Review: A Clash of Kings by George R.R. Martin (A Song of Ice and Fire #2)

BANTAM BOOKS, 2013/1999

Disclaimer: As this is the second book in the series, the review might contain some unintended spoilers. I recommend you to read the first book (A Game of Thrones) first.

In this eagerly awaited sequel to A Game of Thrones, George R.R. Martin has created a work of unsurpassed vision, power, and imagination. A Clash of Kings transports us to a world of revelry and revenge, wizardry and warfare unlike any you have ever experienced.

A comet the color of blood and flame cuts across the sky. And from the ancient citadel of Dragonstone to the forbidding shores of Winterfell, chaos reigns. Six factions struggle for control of a divided land and the Iron Throne of the Seven Kingdoms, preparing to stake their claims through tempest, turmoil, and war. It is a tale in which brother plots against brother and the dead rise to walk in the night. Here a princess masquerades as an orphan boy; a knight of mind prepares a poison for treacherous sorceress; and wild men descend from the Mountains of the Moon to ravage the countryside. Against a backdrop of incest and fratricide, alchemy and murder, victory may go to the men and women possessed of the coldest steel … and the coldest hearts. For when kings clash, the whole land trembles.

How to start a sequel by George R.R. Martin: Begin by introducing a new character in a new environment – and kill him in the end of the first chapter, just to add some flair.

I read the first book in the series in October 2013, and it took over 5 months until I picked up the second one. As I had forgotten a lot, I had to skim through the first one in order to remember some important plot points. A Clash of Kings begins where A Game of Thrones left off: Westeros is divided and everyone wants their share. Families are separated, friendships broken, trust and loyalty tested. Again Martin introduces a horde of new characters, but the main characters are now beginning to stand out. At the heart of the story is the House of Stark, with the different destinies and struggles of its members. The story is again divided into chapters that are told in first person narration by different characters. There were naturally favourites (Arya, Jon, Tyrion) as well as those that I was less interested in. However, I’ve now grown accustomed to the constantly changing narration and didn’t find it as confusing as in the first book.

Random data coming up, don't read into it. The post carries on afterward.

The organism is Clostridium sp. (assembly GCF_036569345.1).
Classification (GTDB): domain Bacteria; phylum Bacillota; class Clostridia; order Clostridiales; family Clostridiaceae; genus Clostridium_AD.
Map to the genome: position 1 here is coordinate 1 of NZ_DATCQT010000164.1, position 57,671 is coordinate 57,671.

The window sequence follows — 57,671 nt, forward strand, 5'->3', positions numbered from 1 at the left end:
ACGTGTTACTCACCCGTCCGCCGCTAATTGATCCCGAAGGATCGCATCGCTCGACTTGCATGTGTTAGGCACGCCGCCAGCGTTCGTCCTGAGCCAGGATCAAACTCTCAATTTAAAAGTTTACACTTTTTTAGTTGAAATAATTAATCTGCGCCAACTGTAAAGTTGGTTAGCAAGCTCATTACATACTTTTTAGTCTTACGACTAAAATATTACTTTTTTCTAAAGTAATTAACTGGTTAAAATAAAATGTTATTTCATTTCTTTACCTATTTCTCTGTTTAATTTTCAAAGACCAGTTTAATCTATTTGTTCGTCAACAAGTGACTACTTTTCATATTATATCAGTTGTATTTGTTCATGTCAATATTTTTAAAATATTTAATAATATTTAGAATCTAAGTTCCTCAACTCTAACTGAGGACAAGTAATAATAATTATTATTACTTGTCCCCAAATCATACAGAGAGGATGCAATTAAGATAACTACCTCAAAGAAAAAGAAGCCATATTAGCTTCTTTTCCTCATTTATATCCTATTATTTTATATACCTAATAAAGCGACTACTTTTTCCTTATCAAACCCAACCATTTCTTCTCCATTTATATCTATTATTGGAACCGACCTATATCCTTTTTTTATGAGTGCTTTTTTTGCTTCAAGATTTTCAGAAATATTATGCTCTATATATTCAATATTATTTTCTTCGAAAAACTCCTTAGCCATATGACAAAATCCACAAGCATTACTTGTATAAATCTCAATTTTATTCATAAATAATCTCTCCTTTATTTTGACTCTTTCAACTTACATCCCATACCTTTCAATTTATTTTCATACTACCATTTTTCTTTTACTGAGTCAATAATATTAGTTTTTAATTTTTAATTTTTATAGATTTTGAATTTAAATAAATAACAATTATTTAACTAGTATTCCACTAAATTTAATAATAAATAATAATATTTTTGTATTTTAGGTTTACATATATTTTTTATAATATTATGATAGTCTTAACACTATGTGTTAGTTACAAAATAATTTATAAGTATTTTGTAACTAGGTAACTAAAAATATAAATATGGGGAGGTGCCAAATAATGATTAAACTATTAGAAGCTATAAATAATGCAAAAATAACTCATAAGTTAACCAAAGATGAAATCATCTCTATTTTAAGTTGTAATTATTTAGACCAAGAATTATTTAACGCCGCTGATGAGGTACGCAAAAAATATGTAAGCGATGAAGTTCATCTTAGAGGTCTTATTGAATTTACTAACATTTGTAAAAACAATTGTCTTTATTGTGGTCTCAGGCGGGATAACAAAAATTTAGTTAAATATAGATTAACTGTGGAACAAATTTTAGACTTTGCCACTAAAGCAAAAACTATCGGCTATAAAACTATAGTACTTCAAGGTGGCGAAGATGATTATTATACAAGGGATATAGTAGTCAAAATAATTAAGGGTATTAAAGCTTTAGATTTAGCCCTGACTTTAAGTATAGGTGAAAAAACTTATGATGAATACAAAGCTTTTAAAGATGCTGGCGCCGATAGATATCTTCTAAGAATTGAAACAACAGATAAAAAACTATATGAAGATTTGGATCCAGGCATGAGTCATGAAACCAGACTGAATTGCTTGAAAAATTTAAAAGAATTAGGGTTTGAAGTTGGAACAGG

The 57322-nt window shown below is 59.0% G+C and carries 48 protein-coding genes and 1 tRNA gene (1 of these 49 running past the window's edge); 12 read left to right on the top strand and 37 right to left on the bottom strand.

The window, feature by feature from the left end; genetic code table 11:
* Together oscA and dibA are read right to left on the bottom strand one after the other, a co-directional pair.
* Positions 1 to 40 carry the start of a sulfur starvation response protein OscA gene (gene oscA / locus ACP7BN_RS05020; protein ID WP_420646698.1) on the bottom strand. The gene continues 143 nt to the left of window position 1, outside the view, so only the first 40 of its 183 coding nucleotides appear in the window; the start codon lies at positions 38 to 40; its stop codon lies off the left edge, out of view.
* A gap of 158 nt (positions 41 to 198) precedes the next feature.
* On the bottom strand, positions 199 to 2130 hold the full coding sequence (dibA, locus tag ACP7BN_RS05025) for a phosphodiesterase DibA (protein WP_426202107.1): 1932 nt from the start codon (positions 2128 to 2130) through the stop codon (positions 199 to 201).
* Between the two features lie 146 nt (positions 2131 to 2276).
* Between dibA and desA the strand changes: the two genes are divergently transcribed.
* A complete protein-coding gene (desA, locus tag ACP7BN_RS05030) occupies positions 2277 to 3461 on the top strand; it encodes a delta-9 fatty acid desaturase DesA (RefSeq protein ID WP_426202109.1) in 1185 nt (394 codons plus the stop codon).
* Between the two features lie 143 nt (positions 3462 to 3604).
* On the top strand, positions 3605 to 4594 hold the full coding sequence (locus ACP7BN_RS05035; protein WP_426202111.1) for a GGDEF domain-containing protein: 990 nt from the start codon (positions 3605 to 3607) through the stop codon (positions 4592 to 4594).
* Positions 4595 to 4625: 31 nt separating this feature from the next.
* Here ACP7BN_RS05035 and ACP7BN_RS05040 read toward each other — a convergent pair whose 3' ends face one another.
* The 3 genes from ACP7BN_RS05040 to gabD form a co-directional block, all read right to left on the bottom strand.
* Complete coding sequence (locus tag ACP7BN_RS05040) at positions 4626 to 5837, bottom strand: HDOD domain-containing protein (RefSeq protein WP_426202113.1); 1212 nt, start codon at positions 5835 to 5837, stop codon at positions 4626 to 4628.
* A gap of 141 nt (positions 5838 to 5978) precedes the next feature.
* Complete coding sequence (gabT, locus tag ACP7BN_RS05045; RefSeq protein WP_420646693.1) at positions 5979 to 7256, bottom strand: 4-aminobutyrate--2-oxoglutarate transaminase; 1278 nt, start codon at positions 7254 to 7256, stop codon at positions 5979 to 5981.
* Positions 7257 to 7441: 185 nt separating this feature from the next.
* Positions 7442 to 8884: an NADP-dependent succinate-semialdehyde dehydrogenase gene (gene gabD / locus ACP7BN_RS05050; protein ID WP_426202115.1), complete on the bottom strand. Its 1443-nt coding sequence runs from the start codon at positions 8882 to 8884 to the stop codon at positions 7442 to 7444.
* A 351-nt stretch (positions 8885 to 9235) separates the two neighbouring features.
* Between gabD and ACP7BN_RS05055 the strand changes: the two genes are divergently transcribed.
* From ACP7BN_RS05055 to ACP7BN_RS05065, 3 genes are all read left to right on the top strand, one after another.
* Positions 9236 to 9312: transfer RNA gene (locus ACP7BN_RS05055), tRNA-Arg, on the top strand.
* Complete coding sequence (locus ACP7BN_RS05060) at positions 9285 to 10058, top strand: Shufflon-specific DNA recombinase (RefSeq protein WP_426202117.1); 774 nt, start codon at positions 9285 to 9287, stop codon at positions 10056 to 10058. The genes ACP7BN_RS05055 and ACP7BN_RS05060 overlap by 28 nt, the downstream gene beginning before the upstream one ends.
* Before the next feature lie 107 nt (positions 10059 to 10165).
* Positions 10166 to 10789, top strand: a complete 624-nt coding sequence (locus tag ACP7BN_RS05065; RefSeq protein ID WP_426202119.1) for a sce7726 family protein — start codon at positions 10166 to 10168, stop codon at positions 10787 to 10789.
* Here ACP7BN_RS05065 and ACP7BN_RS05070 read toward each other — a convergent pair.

I began reading the book whilst watching the first season of the HBO TV series. This worked well because the TV series is pretty loyal to the books and one season corresponds with one book. However, the final episodes did contain parts from the second book, which is why I recommend to read the first 150 pages of the second book if you don’t want to be spoiled. As stated in my previous posts, A Clash of Kings is a long book, and thus the pacing of the story fluctuated from time to time. Especially the middle part of the book felt slow, but as I got to the last 100 pages, the tempo stepped up again and I didn’t want the book to end. The writing was again engaging, pulling me into the story every time I opened the book.

However, the biggest surprise to me was my personal experience of reading the same book for over 3 weeks. At first I felt confident in my pace of 40 pages a day. After a week, my gaze was diverting to other books on my nightstand but I kept my resolve to read ACoK. During the second week my stress levels jumped up, the book was in a slow point, and I read Siddharta in a day. Come third week, I didn’t feel as anxious to finish the book as quickly as I could. And suddenly, I was reading more than 40 pages a day. I’ve always liked chunky books because I think they give room for the story and characters to go. However, I’ve also noticed that of late I’ve become a competitive reader, challenging myself to read more books in shorter amount of time. This is something I hope to get rid off soon because it has the potential to kill the joy of reading.

For fans of the series, A Clash of Kings won’t be a disappointment. If high fantasy isn’t your cup of tea, this book might seem too long-winded. I’ve committed myself to reading the whole series, but it is possible that it’ll take another 5 months before the third book. Just a hunch.


My review of A Game of Thrones (#1).


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